"We've have a pretty clear record here in my office of working to try to engage students, make it easier for them to be able to register to vote in the place that they choose to do so," she told Capitol Media Services. And Hobbs, a Democrat, said having students be able to vote where they go to school — and where they spend most of the year — "helps them be more engaged in their communities here."
"I don't know why we wouldn't be encouraging that," she said.
This isn't a partisan issue.
When Thorpe tried this several years ago, her predecessor, Republican Michele Reagan, said her office also was "committed to make it easier for students to register to vote." And Reagan said she was working with Arizona State University, the Arizona Public Interest Research Group and Rock the Vote on a project to encourage students to register to vote when they are registering for class.
Hobbs also said that Thorpe's legislation is built on what may be a fiction about students, citing the example of her own son, Sam Goodman, a student in his third year at Arizona State University in Tempe.
For the first year, Hobbs said, her son lived in a dorm. And she had the expectation that he would return to the family home in Phoenix.
"He came back for two months in the summer and then he moved to an apartment," Hobbs said.
"He considers himself a Tempe resident," she said. "He's not planning to come back to our house."
And Hobbs said it makes no sense to treat all students as temporary residents of their college communities based simply on "what you think is going to happen."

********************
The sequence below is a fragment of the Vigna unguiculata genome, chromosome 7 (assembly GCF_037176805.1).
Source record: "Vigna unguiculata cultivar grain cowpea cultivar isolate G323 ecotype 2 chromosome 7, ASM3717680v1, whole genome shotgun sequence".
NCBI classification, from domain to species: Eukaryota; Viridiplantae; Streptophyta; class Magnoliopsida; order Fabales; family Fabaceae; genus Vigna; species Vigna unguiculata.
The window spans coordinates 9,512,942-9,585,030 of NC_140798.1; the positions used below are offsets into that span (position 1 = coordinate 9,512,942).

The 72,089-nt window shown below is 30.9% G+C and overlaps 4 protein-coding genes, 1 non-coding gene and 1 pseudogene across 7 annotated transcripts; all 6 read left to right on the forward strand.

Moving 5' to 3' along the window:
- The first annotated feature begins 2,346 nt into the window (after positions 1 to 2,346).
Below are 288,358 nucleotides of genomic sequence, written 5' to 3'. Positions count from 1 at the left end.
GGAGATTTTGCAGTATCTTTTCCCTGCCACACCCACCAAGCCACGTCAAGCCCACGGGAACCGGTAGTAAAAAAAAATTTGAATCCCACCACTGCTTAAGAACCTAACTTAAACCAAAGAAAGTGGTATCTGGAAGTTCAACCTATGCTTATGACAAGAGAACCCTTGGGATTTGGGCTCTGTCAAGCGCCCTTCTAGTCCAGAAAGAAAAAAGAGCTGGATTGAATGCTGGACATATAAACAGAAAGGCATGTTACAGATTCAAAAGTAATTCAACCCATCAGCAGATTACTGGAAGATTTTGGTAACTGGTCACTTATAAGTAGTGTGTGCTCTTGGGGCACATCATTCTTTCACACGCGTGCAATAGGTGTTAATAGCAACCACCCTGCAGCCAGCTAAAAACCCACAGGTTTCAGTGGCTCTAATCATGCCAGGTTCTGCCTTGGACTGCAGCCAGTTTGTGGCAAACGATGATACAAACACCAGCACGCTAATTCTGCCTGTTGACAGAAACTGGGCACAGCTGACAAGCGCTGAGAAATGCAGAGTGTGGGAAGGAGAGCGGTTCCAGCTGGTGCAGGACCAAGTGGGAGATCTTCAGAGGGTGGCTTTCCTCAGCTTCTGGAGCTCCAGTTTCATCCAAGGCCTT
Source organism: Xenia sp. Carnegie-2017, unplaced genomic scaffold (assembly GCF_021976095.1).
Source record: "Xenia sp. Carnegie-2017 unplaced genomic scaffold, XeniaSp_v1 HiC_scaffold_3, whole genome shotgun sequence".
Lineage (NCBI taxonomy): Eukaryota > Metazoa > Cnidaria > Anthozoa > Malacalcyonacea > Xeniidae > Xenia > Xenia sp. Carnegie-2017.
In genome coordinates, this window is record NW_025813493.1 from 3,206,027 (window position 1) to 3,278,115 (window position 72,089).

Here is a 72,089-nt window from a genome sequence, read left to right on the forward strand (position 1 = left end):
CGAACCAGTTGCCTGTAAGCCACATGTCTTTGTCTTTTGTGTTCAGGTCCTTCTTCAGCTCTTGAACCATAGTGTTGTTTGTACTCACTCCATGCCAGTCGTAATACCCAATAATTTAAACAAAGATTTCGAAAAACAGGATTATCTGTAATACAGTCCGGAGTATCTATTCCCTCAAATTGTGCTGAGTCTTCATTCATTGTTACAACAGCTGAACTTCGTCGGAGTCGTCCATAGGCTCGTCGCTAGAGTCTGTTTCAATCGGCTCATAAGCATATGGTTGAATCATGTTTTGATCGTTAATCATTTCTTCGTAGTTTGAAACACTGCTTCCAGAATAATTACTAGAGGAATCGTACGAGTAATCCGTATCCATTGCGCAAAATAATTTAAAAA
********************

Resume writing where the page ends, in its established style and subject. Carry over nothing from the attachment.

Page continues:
Thorpe said he's open to listening to any arguments that Hobbs has about the wording of the measure to ensure that students do not get disenfranchised.
"I want them to vote," he said, but on issues that he believes affects their friends and parents. "For them to be in a community part time and change the dynamics of a local election for people who live here 12 months out of the year and they're only living here part time, I think that's really unfair philosophically."
Ditto, he said, on part-year residents.
"I think it's just as bad for them to vote in Arizona (as it is) for a kid that lives in Tucson but going to school for five months, six months out of the year in Flagstaff," Thorpe said. "I think the snowbird should be voting in Minnesota and the kid from Tucson should be voting in Tucson."
Hobbs said her concern would be to ensure that people who have residences in more than one state vote only once. Beyond that, she said, "there's no reason they shouldn't be able to vote where they choose."
More practical, she said, is what happens to someone who may spend 11 months of the year at one location and a month at another home somewhere else. As Hobbs reads Thorpe's bill, "you're totally disenfranchising them from being able to vote."
Ayesha Ahsan, a fellow with the Andrew Goodman Foundation at Arizona State University, is also chair of civic engagement at ASU Changemaker Central. She joined The Show to explain why students should be allowed to vote in elections where they don’t permanently reside.